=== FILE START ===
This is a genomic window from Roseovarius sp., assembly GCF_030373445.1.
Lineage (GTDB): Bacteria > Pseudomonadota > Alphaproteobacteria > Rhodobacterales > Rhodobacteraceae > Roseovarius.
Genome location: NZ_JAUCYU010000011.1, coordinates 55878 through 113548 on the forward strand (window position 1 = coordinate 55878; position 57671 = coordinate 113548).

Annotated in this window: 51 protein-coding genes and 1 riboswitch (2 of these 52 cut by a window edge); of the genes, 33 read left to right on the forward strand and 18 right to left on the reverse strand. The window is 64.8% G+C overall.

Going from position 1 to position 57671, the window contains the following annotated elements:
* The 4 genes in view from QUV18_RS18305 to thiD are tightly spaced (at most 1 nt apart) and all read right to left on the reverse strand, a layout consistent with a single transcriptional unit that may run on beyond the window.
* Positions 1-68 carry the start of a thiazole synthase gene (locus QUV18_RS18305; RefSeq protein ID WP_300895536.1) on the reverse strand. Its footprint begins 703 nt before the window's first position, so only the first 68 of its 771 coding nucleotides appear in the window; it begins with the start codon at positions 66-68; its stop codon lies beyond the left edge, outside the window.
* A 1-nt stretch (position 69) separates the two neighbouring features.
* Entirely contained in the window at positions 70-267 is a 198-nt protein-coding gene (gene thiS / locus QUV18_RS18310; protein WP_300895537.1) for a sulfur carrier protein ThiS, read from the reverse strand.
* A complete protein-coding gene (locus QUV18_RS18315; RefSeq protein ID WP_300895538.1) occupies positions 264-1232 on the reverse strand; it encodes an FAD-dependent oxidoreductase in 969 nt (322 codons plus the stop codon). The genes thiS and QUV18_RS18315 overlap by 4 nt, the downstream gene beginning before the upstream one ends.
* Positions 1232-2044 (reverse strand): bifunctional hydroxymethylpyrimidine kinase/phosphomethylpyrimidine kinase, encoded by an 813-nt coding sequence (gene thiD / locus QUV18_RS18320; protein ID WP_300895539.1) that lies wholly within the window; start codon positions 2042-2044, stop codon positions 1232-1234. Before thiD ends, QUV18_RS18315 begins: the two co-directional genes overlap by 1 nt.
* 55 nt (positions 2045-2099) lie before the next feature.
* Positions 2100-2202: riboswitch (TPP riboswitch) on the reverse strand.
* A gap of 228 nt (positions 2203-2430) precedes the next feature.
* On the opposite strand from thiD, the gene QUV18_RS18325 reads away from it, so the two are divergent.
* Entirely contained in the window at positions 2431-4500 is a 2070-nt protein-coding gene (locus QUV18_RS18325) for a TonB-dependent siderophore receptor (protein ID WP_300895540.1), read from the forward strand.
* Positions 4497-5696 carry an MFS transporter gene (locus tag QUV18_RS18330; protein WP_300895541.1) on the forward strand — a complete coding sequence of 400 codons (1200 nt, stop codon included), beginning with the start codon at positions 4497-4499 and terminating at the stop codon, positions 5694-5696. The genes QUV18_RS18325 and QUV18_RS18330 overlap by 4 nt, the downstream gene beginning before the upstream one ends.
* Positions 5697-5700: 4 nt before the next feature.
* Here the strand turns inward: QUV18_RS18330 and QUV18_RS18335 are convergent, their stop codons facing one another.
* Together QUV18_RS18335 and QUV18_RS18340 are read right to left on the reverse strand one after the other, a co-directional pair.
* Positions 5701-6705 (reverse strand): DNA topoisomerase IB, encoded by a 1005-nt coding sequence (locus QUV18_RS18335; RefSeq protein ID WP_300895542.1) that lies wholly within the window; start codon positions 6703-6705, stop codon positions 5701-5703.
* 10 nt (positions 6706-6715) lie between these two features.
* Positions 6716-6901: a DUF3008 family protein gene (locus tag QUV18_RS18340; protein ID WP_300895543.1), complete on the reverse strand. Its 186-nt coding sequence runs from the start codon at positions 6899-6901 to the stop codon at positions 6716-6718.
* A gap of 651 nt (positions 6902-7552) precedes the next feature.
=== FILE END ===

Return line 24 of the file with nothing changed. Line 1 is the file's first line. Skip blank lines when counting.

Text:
* A gap of 651 nt (positions 6902-7552) precedes the next feature.